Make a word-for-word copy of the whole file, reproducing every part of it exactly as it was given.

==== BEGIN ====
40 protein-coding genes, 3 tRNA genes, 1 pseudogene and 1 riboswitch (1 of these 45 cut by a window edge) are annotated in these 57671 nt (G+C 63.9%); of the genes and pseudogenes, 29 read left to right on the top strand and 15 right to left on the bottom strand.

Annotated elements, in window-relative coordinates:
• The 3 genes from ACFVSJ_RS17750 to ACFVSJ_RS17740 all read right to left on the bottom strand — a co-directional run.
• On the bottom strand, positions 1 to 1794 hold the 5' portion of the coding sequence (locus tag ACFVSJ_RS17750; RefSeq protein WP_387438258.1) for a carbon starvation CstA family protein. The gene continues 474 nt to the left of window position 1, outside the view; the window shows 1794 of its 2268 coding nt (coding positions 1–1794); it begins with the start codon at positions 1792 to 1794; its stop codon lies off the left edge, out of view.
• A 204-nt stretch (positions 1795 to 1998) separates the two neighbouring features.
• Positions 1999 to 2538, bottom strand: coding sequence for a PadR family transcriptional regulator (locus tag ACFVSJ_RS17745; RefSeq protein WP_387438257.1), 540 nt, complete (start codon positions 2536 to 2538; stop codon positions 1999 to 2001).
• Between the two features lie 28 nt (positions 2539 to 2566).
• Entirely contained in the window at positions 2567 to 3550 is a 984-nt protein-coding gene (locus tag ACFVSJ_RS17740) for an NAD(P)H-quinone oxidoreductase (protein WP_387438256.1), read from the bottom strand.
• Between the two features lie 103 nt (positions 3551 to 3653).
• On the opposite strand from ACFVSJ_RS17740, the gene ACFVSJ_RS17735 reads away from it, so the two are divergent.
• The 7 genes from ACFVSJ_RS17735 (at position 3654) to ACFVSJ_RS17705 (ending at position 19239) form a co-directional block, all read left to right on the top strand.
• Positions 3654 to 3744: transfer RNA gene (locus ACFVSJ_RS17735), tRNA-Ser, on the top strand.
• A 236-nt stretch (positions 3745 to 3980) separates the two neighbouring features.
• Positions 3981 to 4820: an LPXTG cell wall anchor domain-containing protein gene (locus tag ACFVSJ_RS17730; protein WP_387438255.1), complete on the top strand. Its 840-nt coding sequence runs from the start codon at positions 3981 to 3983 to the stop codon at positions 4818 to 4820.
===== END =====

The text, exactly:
40 protein-coding genes, 3 tRNA genes, 1 pseudogene and 1 riboswitch (1 of these 45 cut by a window edge) are annotated in these 57671 nt (G+C 63.9%); of the genes and pseudogenes, 29 read left to right on the top strand and 15 right to left on the bottom strand.

Annotated elements, in window-relative coordinates:
• The 3 genes from ACFVSJ_RS17750 to ACFVSJ_RS17740 all read right to left on the bottom strand — a co-directional run.
• On the bottom strand, positions 1 to 1794 hold the 5' portion of the coding sequence (locus tag ACFVSJ_RS17750; RefSeq protein WP_387438258.1) for a carbon starvation CstA family protein. The gene continues 474 nt to the left of window position 1, outside the view; the window shows 1794 of its 2268 coding nt (coding positions 1–1794); it begins with the start codon at positions 1792 to 1794; its stop codon lies off the left edge, out of view.
• A 204-nt stretch (positions 1795 to 1998) separates the two neighbouring features.
• Positions 1999 to 2538, bottom strand: coding sequence for a PadR family transcriptional regulator (locus tag ACFVSJ_RS17745; RefSeq protein WP_387438257.1), 540 nt, complete (start codon positions 2536 to 2538; stop codon positions 1999 to 2001).
• Between the two features lie 28 nt (positions 2539 to 2566).
• Entirely contained in the window at positions 2567 to 3550 is a 984-nt protein-coding gene (locus tag ACFVSJ_RS17740) for an NAD(P)H-quinone oxidoreductase (protein WP_387438256.1), read from the bottom strand.
• Between the two features lie 103 nt (positions 3551 to 3653).
• On the opposite strand from ACFVSJ_RS17740, the gene ACFVSJ_RS17735 reads away from it, so the two are divergent.
• The 7 genes from ACFVSJ_RS17735 (at position 3654) to ACFVSJ_RS17705 (ending at position 19239) form a co-directional block, all read left to right on the top strand.
• Positions 3654 to 3744: transfer RNA gene (locus ACFVSJ_RS17735), tRNA-Ser, on the top strand.
• A 236-nt stretch (positions 3745 to 3980) separates the two neighbouring features.
• Positions 3981 to 4820: an LPXTG cell wall anchor domain-containing protein gene (locus tag ACFVSJ_RS17730; protein WP_387438255.1), complete on the top strand. Its 840-nt coding sequence runs from the start codon at positions 3981 to 3983 to the stop codon at positions 4818 to 4820.